Even though Rogozin claimed the petition and signatures had only a “symbolic” rather than legal significance, Russia has regularly used such symbolic political acts, including referendums, as foreign policy pressure tools. The Moldovan authorities claimed the signatures were confiscated to verify whether they were in line with Moldova’s legal framework. But in response to the seizure, Russian Prime Minister Dmitry Medvedev, and later Rogozin, both threatened Moldova with serious economic repercussions. Thus, Russia’s tough rhetoric following the incident is at least puzzling, if the signatures indeed only had a “symbolic” value to Moscow (kommersant.md, May 12).
It is quite likely that the airport incident caught the Russian officials in charge of the Transnistrian project completely by surprise. Over the past several years, Moscow has become comfortable with the Moldovan officials’ rather lenient and even politically accommodating responses to Russia’s overt and ever more obvious support for Transnistria’s breakaway administration. Chisinau’s official responses habitually fail to go beyond standard formal protests, which generally leave Russian diplomats unbothered, given the low costs incurred from such statements.
Even under these latest Russian threats, Prime Minister Leanca emphasized in his May 19 televised interview that Moldova has no other alternative policy toward the Russian Federation than to try to seek dialogue—thus clouding Moldova’s position regarding the incident. This has been a common trend in Chisinau’s response to Russian violations of Moldovan sovereignty, both in the Transnistrian negotiations process as well as in response to Moldova’s attempt to move closer to the EU.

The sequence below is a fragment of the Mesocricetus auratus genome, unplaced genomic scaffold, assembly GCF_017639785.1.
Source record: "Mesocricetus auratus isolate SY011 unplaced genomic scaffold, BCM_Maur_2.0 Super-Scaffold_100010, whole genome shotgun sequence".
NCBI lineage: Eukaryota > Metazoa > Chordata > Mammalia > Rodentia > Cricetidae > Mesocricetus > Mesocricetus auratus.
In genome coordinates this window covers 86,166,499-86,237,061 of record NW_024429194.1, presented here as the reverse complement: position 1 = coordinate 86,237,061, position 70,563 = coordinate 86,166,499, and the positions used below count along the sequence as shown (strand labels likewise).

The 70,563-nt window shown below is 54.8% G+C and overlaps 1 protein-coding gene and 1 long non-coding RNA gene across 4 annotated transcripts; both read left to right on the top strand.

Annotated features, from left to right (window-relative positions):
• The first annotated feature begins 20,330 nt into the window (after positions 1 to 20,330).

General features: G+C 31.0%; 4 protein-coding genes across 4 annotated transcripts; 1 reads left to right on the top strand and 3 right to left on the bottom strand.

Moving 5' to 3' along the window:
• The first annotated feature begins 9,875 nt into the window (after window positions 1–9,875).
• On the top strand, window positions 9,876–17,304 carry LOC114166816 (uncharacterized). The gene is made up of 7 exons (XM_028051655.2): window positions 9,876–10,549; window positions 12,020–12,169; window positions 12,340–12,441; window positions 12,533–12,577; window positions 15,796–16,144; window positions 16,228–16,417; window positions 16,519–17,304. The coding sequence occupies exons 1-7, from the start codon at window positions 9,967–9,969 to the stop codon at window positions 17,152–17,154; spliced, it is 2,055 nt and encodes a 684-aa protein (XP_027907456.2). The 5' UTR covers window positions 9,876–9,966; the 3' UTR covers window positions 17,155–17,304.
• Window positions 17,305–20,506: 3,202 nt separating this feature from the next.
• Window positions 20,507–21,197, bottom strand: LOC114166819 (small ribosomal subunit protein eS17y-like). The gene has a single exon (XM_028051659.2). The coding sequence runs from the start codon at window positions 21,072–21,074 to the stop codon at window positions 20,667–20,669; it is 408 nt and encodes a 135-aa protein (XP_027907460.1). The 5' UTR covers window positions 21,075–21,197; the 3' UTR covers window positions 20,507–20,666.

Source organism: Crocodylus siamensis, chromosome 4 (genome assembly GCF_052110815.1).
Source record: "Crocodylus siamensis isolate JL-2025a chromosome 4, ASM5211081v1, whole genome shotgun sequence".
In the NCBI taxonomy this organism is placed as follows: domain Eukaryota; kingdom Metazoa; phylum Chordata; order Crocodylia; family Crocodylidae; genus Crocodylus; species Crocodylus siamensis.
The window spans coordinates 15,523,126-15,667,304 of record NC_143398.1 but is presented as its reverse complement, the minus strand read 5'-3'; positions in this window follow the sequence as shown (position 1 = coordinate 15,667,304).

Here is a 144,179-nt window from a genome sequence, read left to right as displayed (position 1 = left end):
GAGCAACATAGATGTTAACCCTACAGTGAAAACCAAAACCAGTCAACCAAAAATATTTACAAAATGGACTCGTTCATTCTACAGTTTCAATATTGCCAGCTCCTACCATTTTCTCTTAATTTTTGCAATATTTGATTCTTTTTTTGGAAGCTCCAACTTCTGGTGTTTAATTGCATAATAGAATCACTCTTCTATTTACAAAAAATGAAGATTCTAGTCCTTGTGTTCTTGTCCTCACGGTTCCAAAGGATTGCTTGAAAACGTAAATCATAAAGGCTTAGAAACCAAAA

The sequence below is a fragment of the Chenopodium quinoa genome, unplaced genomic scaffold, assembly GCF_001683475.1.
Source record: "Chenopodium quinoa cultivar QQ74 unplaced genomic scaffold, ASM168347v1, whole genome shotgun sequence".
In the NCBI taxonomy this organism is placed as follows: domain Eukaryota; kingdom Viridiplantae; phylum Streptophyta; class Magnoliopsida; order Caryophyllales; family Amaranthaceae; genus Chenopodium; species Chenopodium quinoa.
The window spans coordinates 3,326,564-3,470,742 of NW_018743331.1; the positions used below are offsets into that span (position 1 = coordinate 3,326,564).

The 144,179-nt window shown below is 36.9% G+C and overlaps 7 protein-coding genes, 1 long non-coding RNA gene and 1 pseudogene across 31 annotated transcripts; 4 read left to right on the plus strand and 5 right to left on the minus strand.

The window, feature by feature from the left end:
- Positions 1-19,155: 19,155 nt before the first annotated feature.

Such a complacent diplomatic strategy by Moldovan authorities may seem rational and optimal, at a first glance. However, it has significant side effects, as it generates expectations among Russian officials as to what Moldova’s behavior shall be. It also builds perceptions in the Russian government that Moscow’s threats as well as political and economic pressure and sanctions against Chisinau are effective, given the complacent language of the latter. As a result this tends to increase Russia’s use of coercive instruments against Moldova.
The Moldovan authorities’ confiscation of the Russian-orchestrated signatures in support of Transnistria’s annexation was a move that diverges from the complacent behavior that the Moldovan government displayed in the last few years. It surprised and also offended the Russian officials because it was unexpected and deviated from what Russia perceived as the status quo. However, Laenca’s later conciliatory statement on Noroc TV sent mixed messages, leaving the Russian government uncertain about whether it is dealing with a complacent Moldova or one that is resolute in defending its interests. The immediate Russian response in the short and medium terms is now likely to renew political and economic sanctions. In the longer term, however, assuming Moldova continues to show active resolve to defend its sovereignty and territorial integrity, the Russian strategy toward Moldova will probably shift to a less coercive one. Indeed, Russia is more likely to engage in dialogue with a resolute Moldova than with a complacent one.